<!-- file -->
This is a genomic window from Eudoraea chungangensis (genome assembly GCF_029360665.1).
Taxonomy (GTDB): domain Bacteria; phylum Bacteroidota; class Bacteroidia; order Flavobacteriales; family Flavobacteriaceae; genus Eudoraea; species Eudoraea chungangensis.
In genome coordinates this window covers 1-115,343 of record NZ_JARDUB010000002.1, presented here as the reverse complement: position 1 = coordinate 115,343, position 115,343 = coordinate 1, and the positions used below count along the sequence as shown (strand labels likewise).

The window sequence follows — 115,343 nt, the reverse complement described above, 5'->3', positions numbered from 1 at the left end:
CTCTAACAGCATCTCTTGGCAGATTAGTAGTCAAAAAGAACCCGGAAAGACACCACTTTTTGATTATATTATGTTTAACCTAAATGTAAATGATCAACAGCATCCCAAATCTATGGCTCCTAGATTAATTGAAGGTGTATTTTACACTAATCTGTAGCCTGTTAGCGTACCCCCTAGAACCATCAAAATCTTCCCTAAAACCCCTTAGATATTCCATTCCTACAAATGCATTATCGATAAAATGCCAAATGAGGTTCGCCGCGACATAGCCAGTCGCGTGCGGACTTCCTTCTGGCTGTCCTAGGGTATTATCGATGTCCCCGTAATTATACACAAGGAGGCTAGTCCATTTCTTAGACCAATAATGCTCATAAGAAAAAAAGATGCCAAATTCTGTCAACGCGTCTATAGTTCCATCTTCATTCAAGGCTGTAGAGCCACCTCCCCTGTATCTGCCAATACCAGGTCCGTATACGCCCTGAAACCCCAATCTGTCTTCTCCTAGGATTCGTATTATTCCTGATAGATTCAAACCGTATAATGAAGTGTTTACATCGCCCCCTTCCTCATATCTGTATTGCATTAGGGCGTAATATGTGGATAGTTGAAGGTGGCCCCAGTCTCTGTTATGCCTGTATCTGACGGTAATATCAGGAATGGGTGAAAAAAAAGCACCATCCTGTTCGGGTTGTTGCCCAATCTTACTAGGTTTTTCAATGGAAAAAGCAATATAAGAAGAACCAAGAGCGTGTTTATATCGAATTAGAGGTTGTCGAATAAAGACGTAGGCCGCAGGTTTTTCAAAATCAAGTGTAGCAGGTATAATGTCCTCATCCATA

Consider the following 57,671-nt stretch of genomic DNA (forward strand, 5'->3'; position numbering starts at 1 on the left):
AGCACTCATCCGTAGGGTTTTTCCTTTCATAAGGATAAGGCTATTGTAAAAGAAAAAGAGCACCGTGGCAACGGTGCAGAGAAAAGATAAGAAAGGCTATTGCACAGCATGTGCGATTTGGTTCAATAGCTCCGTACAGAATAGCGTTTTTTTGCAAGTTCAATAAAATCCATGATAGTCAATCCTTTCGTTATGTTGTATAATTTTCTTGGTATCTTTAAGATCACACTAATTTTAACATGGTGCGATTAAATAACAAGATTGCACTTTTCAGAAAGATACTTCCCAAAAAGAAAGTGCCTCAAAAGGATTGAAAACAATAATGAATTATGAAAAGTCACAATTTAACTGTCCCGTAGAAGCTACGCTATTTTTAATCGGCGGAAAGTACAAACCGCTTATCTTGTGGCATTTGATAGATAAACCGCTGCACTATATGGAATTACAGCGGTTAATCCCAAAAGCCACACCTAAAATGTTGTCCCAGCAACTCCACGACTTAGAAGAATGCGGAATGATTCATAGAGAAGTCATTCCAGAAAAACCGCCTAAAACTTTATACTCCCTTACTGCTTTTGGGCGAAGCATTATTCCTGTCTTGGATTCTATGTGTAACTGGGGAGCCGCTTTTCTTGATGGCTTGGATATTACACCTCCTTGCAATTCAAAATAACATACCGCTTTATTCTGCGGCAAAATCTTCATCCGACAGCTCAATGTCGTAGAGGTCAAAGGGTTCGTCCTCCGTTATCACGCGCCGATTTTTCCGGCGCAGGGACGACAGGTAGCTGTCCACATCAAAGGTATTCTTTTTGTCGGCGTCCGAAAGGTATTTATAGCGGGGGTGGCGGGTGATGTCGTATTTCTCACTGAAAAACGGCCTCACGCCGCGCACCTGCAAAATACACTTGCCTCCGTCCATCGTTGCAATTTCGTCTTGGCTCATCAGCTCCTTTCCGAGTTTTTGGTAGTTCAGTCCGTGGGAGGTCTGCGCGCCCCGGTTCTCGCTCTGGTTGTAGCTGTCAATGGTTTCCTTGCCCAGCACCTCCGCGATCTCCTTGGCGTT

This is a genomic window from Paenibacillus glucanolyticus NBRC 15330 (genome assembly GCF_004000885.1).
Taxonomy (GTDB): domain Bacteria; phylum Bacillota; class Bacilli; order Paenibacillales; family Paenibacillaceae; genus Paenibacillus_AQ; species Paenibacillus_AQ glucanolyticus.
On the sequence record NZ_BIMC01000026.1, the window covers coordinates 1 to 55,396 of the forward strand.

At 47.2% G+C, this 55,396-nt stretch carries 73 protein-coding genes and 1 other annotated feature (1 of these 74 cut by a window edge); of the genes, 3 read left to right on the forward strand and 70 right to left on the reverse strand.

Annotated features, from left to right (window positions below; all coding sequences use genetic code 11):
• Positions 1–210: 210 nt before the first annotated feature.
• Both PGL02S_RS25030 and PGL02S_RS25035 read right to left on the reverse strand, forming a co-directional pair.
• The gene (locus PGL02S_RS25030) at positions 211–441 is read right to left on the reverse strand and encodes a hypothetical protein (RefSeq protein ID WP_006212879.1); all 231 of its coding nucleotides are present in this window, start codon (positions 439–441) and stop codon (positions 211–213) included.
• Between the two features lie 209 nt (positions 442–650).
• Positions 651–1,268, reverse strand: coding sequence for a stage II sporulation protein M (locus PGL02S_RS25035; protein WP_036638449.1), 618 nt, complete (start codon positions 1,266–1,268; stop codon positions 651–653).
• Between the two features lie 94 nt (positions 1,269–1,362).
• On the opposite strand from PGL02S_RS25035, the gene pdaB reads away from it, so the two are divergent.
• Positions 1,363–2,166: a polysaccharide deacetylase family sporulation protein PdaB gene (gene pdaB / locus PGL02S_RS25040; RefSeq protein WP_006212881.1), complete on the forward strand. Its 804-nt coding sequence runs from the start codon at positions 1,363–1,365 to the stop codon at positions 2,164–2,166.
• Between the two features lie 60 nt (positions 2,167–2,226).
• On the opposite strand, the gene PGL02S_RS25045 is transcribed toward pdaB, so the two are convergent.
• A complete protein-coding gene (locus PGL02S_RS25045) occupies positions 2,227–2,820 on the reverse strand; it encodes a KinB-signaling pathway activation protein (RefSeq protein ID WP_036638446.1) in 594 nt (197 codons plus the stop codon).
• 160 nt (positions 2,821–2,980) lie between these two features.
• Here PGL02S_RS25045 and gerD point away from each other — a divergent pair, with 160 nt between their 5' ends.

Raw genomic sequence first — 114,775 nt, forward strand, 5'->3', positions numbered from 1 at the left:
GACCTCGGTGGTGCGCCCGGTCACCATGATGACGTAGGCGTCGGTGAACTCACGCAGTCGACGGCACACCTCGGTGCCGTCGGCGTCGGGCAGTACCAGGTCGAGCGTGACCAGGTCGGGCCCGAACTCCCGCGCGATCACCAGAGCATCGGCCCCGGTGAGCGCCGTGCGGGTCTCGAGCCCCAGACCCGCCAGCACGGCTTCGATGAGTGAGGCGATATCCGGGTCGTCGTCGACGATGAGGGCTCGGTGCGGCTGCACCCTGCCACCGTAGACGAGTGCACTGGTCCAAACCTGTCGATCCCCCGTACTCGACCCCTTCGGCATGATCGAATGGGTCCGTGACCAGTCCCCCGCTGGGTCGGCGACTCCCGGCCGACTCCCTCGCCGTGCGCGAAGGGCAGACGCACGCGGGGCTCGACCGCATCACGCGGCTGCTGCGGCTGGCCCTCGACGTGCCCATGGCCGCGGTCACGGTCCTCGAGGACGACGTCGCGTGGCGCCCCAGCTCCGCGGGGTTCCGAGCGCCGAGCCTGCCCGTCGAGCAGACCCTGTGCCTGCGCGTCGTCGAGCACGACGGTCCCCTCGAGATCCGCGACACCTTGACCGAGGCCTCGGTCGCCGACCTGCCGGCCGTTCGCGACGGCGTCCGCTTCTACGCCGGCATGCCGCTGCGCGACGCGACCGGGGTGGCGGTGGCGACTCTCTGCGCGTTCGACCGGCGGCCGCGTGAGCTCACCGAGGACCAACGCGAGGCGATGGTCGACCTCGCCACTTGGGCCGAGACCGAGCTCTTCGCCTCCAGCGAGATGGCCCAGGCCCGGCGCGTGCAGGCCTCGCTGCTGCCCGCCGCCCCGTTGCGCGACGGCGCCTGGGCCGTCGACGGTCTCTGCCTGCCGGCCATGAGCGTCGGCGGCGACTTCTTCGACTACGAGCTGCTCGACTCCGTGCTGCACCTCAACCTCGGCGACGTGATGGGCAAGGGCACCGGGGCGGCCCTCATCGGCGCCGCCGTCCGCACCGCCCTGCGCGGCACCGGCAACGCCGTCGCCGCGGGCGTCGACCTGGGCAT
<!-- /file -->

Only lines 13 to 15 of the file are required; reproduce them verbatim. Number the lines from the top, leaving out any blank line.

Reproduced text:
• Positions 1–210: 210 nt before the first annotated feature.
• Both PGL02S_RS25030 and PGL02S_RS25035 read right to left on the reverse strand, forming a co-directional pair.
• The gene (locus PGL02S_RS25030) at positions 211–441 is read right to left on the reverse strand and encodes a hypothetical protein (RefSeq protein ID WP_006212879.1); all 231 of its coding nucleotides are present in this window, start codon (positions 439–441) and stop codon (positions 211–213) included.